# If $V=W_1+\cdots+W_k$ and $\dim(V) =\sum_{i=1}^{k}\dim(W_i)$, prove that $V = W_1 \oplus\cdots\oplus W_k$

Let $$V$$ be a vector space and let $$W_1,\ldots,W_k$$ be subspaces of $$V$$ such that $$V = W_1 +\cdots+ W_k$$ and $$\dim(V) = \dim(W_1) +\cdots+ \dim(W_k)$$. Prove that $$V = W_1 \oplus\cdots\oplus W_k$$.

My attempt: $$k=1$$ is trivial, for $$k=2$$,

$$\dim(W_1+W_2)=\dim(W_1)+\dim(W_2)-\dim(W_1 \cap W_2)$$ which gives us $$\dim(W_1 \cap W_2)=0$$, which implies $$W_1 \cap W_2=\{0\}$$. Hence $$V = W_1 \oplus W_2$$.

For $$k=3$$, we get $$\dim(W_1+W_2+W_3)=\dim(W_1+W_2)+\dim(W_3)-\dim((W_1+ W_2)\cap W_3)$$, which implies $$\dim(W_1 \cap W_2)+\dim((W_1+ W_2)\cap W_3)=0$$. We get the following:

$$1. \,W_1 \cap W_2 = \{ 0 \}$$

$$2. \, (W_1+ W_2)\cap W_3 = \{0\}$$ , $$(W_1+ W_3)\cap W_2 = \{0\}$$ and $$(W_2+ W_3)\cap W_1 = \{0\}$$

Are conditions $$1$$ and $$2$$ enough to prove that $$V = W_1 \oplus W_2 \oplus W_3$$ ? This method isn't good for solving this problem for general $$k$$, is there any better way to prove this?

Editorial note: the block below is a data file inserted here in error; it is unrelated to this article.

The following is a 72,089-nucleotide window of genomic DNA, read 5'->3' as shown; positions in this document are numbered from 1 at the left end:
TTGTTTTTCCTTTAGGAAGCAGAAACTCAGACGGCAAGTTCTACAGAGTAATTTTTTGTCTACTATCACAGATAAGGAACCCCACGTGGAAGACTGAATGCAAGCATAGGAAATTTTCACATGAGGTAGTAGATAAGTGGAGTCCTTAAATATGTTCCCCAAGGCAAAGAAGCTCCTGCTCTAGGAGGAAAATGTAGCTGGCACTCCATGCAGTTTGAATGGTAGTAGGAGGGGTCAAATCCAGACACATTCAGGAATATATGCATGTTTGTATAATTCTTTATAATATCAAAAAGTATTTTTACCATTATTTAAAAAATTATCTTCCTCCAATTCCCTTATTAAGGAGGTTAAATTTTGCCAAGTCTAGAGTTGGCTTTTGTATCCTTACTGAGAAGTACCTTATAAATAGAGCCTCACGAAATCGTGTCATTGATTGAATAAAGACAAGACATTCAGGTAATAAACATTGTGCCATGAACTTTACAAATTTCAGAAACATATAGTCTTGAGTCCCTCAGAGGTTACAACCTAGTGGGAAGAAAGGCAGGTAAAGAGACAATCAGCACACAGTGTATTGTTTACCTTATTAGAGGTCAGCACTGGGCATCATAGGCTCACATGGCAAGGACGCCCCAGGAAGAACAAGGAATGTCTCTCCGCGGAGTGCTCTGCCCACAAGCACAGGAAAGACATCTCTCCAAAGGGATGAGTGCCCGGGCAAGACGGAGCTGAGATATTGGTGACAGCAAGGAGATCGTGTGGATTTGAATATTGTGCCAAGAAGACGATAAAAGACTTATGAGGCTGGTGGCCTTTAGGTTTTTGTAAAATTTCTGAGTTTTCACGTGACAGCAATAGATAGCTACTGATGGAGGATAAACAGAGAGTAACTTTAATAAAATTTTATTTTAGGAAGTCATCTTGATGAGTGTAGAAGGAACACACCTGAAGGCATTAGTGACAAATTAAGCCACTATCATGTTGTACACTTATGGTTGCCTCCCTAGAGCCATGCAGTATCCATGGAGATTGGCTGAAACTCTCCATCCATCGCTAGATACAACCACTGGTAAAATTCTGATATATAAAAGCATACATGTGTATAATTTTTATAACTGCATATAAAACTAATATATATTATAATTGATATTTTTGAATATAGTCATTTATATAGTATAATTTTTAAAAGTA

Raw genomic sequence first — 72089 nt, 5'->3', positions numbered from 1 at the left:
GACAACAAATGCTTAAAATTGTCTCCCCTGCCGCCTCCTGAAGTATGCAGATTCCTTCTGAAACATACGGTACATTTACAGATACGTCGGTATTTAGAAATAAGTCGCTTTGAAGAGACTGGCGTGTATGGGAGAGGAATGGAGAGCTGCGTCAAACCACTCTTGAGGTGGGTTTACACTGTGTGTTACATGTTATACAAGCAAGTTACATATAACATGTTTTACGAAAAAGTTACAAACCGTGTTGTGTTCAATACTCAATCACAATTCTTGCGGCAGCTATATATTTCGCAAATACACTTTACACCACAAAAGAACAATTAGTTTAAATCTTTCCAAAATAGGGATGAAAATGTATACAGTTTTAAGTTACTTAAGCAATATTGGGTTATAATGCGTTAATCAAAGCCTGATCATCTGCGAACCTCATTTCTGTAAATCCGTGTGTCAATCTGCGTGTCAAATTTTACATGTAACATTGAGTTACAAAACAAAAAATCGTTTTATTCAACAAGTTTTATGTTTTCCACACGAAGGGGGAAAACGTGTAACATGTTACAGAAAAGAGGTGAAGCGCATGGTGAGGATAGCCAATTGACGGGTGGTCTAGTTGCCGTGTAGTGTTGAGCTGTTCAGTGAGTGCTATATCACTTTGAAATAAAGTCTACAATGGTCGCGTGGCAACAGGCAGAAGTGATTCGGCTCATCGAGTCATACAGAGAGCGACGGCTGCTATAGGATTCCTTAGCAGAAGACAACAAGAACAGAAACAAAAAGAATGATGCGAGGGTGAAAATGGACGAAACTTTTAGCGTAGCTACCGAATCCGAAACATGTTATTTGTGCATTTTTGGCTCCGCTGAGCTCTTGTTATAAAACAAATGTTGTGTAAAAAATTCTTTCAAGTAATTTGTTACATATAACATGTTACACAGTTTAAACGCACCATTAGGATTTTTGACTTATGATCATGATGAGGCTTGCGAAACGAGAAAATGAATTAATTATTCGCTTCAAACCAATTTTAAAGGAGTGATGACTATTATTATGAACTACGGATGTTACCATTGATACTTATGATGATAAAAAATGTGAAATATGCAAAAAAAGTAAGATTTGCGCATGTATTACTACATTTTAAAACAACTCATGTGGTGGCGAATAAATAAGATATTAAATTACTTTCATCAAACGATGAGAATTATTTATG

In fact $$\begin{cases} W_1 \cap W_2 = \{ 0 \} \\ (W_1+ W_2)\cap W_3 = \{0\} \end{cases}$$ are sufficient conditions. The second one implies $$(W_1+W_2) + W_3= (W_1+W_2) \oplus W_3$$ and the first one that $$W_1 + W_2 = W_1\oplus W_2$$. Therefore $$V= W_1+W_2+W_3 = W_1\oplus W_2 \oplus W_3.$$
However for the general case, I would rather proceed by induction on the dimension $$n = \dim V$$:
1. Easy for $$n=2$$...
2. Suppose that the result is true for $$n \ge 2$$ and that $$V = W_1 +···+ W_k$$ with $$\dim V = \displaystyle\sum_{i=1}^{k} \dim W_i = n+1$$. Without loss of generality, we can suppose that $$\dim W_k \ge 1$$. Then $$V = (W_1 +···+ W_{k-1})+ W_k$$ and $$\dim V = \dim (W_1 +···+ W_{k-1})+ \dim W_k$$. With what you proved in your question, you have $$V = W \oplus W_k$$ where $$W = W_1 +···+ W_{k-1}$$. Now $$\dim W \le n$$. So you can apply induction hypothesis to it, getting $$W = W_1 \oplus···\oplus W_{k-1}$$ and finally $$V = W_1 \oplus···\oplus W_{k-1} \oplus W_k$$ as desired.
You have a map $$T$$ from the external direct sum $$W_1\oplus\cdots W_k$$ to $$V$$ taking $$(w_1,\ldots,w_k)$$ to $$w_1+\cdots+w_k$$. Its image is $$W_1+\cdots+W_k=V$$. But both $$W_1\oplus\cdots W_k$$ and $$V$$ have the same dimension, so $$T$$ is an isomorphism. The injectivity of $$T$$ implies that inside $$V$$, $$W_1+\cdots+W_k$$ is an internal direct sum.